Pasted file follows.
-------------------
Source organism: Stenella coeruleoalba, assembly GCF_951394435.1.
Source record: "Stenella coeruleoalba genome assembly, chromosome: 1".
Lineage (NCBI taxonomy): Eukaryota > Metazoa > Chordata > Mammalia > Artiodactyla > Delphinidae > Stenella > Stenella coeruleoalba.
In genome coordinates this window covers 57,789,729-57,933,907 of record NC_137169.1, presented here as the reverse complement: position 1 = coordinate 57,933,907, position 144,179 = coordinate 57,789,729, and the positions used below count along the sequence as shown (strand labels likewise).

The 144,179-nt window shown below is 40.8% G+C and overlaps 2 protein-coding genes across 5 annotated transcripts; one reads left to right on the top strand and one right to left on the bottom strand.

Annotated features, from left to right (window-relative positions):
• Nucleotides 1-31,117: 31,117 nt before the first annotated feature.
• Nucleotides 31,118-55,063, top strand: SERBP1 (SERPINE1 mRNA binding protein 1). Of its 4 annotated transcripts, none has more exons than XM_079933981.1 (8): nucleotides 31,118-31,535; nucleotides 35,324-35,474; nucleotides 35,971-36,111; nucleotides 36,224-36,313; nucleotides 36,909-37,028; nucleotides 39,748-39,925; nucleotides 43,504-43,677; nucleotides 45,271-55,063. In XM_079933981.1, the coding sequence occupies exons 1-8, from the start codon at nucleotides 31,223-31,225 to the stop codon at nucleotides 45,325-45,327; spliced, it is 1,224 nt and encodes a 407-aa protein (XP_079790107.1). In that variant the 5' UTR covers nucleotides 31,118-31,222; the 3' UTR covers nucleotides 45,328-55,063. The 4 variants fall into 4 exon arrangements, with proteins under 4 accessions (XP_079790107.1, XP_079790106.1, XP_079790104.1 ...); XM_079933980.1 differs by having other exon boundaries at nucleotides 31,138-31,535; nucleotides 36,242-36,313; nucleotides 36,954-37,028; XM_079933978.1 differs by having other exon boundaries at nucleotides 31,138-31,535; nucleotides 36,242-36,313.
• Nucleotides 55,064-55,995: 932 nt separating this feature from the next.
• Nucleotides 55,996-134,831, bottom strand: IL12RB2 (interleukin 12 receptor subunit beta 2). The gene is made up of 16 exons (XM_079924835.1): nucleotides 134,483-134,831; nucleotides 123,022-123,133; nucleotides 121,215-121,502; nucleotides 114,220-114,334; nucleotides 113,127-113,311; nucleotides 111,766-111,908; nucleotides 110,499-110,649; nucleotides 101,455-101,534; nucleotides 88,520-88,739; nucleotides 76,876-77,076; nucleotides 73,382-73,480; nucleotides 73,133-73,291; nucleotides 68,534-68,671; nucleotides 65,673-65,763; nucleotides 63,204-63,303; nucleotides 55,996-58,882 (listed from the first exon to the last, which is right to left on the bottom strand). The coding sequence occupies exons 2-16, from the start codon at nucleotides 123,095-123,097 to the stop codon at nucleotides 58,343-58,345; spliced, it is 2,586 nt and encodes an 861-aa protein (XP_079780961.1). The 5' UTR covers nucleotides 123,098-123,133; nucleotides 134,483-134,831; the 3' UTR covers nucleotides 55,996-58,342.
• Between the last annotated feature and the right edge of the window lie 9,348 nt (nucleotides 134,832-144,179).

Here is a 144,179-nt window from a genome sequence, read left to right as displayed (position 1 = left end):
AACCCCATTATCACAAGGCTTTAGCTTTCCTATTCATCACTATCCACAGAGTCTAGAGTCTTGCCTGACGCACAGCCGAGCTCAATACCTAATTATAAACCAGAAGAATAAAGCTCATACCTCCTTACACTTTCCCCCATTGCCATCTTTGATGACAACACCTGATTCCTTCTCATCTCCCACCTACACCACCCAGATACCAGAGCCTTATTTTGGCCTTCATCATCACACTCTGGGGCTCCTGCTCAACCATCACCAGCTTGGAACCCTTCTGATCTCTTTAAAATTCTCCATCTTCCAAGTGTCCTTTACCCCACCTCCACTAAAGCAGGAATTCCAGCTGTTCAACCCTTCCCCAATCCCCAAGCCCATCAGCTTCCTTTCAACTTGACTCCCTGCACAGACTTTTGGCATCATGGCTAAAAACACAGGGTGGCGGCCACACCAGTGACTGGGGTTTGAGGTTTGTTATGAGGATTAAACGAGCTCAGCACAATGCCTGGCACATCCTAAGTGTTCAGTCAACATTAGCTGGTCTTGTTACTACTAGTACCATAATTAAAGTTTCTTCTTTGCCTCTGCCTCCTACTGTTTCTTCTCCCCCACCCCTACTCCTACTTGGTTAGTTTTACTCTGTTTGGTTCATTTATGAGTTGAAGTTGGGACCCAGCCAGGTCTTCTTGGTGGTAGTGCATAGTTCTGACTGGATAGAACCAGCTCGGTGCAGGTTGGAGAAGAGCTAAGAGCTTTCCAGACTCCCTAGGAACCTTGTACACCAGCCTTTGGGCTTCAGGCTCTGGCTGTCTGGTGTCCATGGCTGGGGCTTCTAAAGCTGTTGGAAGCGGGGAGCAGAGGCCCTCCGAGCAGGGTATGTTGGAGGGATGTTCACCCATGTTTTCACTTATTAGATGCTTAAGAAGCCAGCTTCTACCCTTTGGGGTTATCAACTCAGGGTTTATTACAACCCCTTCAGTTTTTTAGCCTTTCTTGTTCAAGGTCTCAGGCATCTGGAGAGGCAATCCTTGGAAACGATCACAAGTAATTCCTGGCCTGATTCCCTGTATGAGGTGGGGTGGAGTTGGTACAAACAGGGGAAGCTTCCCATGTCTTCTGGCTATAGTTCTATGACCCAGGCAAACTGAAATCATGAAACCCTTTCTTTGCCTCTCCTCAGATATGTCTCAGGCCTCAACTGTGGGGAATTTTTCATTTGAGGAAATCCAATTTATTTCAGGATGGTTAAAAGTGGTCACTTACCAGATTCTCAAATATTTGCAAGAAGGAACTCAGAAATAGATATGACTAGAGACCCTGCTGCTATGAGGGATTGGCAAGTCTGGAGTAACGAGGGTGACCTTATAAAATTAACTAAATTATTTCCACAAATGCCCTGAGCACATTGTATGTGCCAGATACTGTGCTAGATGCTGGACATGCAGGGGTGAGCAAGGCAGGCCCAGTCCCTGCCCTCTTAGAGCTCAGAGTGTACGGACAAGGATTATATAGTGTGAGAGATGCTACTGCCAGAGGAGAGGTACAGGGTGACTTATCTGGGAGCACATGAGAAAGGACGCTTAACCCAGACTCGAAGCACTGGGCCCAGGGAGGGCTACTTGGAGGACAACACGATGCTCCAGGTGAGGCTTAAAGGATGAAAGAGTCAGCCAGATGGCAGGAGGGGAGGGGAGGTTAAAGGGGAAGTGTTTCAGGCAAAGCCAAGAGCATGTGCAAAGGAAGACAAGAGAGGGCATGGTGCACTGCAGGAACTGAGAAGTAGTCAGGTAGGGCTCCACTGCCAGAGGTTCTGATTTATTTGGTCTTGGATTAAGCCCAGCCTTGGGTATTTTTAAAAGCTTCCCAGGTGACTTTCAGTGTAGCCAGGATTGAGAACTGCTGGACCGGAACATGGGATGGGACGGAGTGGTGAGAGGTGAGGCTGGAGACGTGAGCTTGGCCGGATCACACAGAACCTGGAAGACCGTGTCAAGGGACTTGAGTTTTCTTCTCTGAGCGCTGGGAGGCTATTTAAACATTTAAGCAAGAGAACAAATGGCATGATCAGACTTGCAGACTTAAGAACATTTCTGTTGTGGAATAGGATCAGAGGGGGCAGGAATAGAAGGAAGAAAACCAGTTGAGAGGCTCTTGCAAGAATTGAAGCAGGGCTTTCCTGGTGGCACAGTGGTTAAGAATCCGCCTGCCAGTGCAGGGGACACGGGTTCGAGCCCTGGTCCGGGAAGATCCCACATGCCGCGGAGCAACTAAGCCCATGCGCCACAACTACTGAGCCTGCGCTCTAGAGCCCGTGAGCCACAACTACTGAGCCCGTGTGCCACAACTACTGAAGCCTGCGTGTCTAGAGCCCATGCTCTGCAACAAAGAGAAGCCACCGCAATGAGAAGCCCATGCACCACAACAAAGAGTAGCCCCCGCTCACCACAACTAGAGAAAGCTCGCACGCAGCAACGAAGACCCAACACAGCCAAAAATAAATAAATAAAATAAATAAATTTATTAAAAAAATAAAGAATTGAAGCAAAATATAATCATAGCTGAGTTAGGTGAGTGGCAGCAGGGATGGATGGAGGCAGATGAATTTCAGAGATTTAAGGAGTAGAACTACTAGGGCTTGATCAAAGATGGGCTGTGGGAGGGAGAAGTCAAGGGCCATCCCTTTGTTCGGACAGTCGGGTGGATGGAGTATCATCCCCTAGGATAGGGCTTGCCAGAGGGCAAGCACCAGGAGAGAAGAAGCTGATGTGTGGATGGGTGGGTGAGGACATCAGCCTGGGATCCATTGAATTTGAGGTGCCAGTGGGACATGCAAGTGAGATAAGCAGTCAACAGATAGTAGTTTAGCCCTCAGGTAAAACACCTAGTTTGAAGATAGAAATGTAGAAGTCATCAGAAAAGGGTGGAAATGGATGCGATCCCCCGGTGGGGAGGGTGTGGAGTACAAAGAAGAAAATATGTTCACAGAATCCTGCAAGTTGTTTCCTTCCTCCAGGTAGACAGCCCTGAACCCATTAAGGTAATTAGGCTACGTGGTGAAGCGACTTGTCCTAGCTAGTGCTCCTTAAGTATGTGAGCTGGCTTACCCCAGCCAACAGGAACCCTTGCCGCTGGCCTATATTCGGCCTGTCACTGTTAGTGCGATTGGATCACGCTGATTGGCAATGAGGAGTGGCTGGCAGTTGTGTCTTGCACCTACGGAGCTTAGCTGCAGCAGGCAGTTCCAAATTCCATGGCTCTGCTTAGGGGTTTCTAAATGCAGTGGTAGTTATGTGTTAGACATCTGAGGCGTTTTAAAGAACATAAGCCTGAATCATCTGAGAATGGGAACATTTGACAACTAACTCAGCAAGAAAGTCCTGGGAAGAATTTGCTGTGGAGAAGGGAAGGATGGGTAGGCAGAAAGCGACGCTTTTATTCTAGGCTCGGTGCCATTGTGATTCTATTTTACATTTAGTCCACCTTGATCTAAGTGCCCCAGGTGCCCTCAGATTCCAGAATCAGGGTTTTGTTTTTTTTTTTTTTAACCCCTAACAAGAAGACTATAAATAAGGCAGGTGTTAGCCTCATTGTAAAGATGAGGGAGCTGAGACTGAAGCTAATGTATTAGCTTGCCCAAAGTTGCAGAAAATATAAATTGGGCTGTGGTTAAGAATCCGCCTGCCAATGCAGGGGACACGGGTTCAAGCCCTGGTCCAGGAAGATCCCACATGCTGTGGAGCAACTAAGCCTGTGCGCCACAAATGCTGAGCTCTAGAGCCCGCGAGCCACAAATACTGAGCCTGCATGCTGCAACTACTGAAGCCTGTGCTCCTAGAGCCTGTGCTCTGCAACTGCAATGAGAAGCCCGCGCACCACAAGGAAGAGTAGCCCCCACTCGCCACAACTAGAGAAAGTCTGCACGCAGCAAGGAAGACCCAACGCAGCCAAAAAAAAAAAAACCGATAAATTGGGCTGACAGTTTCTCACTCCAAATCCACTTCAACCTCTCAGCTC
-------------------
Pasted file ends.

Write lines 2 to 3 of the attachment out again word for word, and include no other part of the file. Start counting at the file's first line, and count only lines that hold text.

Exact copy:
Source record: "Stenella coeruleoalba genome assembly, chromosome: 1".
Lineage (NCBI taxonomy): Eukaryota > Metazoa > Chordata > Mammalia > Artiodactyla > Delphinidae > Stenella > Stenella coeruleoalba.